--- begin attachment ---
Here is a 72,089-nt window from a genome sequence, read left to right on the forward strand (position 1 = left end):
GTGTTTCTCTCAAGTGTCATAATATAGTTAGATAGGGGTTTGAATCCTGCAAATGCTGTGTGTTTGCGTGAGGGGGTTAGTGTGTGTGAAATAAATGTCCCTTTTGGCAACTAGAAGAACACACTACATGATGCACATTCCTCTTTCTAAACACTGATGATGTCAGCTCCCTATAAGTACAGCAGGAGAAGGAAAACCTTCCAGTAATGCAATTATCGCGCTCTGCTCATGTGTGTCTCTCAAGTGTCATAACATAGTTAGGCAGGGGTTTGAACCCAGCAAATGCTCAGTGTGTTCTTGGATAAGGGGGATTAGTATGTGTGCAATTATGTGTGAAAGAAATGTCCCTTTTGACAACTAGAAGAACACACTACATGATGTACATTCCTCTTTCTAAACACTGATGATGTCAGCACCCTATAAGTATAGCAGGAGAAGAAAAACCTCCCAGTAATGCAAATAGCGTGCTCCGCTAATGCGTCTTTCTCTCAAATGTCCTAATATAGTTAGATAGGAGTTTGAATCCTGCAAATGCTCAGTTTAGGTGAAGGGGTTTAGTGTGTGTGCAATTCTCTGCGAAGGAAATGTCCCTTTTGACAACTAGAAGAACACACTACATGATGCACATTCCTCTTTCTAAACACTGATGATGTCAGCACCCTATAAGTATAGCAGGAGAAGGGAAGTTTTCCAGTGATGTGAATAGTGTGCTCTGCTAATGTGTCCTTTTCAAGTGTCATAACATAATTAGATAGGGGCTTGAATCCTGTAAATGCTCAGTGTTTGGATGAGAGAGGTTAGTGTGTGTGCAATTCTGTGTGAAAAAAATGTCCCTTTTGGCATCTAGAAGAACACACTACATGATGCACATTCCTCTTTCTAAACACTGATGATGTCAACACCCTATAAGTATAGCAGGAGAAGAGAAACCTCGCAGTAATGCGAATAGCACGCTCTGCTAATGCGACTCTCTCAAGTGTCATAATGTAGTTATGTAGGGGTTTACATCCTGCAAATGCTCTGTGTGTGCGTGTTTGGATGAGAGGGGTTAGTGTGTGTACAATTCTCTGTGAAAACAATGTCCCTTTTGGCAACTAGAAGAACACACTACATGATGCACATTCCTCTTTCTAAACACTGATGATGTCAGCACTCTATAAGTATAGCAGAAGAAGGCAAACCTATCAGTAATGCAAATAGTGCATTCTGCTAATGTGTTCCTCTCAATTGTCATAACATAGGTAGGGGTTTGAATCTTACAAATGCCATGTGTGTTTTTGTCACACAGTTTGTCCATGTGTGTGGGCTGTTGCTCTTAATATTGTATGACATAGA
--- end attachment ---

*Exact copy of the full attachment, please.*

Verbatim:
Here is a 72,089-nt window from a genome sequence, read left to right on the forward strand (position 1 = left end):
GTGTTTCTCTCAAGTGTCATAATATAGTTAGATAGGGGTTTGAATCCTGCAAATGCTGTGTGTTTGCGTGAGGGGGTTAGTGTGTGTGAAATAAATGTCCCTTTTGGCAACTAGAAGAACACACTACATGATGCACATTCCTCTTTCTAAACACTGATGATGTCAGCTCCCTATAAGTACAGCAGGAGAAGGAAAACCTTCCAGTAATGCAATTATCGCGCTCTGCTCATGTGTGTCTCTCAAGTGTCATAACATAGTTAGGCAGGGGTTTGAACCCAGCAAATGCTCAGTGTGTTCTTGGATAAGGGGGATTAGTATGTGTGCAATTATGTGTGAAAGAAATGTCCCTTTTGACAACTAGAAGAACACACTACATGATGTACATTCCTCTTTCTAAACACTGATGATGTCAGCACCCTATAAGTATAGCAGGAGAAGAAAAACCTCCCAGTAATGCAAATAGCGTGCTCCGCTAATGCGTCTTTCTCTCAAATGTCCTAATATAGTTAGATAGGAGTTTGAATCCTGCAAATGCTCAGTTTAGGTGAAGGGGTTTAGTGTGTGTGCAATTCTCTGCGAAGGAAATGTCCCTTTTGACAACTAGAAGAACACACTACATGATGCACATTCCTCTTTCTAAACACTGATGATGTCAGCACCCTATAAGTATAGCAGGAGAAGGGAAGTTTTCCAGTGATGTGAATAGTGTGCTCTGCTAATGTGTCCTTTTCAAGTGTCATAACATAATTAGATAGGGGCTTGAATCCTGTAAATGCTCAGTGTTTGGATGAGAGAGGTTAGTGTGTGTGCAATTCTGTGTGAAAAAAATGTCCCTTTTGGCATCTAGAAGAACACACTACATGATGCACATTCCTCTTTCTAAACACTGATGATGTCAACACCCTATAAGTATAGCAGGAGAAGAGAAACCTCGCAGTAATGCGAATAGCACGCTCTGCTAATGCGACTCTCTCAAGTGTCATAATGTAGTTATGTAGGGGTTTACATCCTGCAAATGCTCTGTGTGTGCGTGTTTGGATGAGAGGGGTTAGTGTGTGTACAATTCTCTGTGAAAACAATGTCCCTTTTGGCAACTAGAAGAACACACTACATGATGCACATTCCTCTTTCTAAACACTGATGATGTCAGCACTCTATAAGTATAGCAGAAGAAGGCAAACCTATCAGTAATGCAAATAGTGCATTCTGCTAATGTGTTCCTCTCAATTGTCATAACATAGGTAGGGGTTTGAATCTTACAAATGCCATGTGTGTTTTTGTCACACAGTTTGTCCATGTGTGTGGGCTGTTGCTCTTAATATTGTATGACATAGA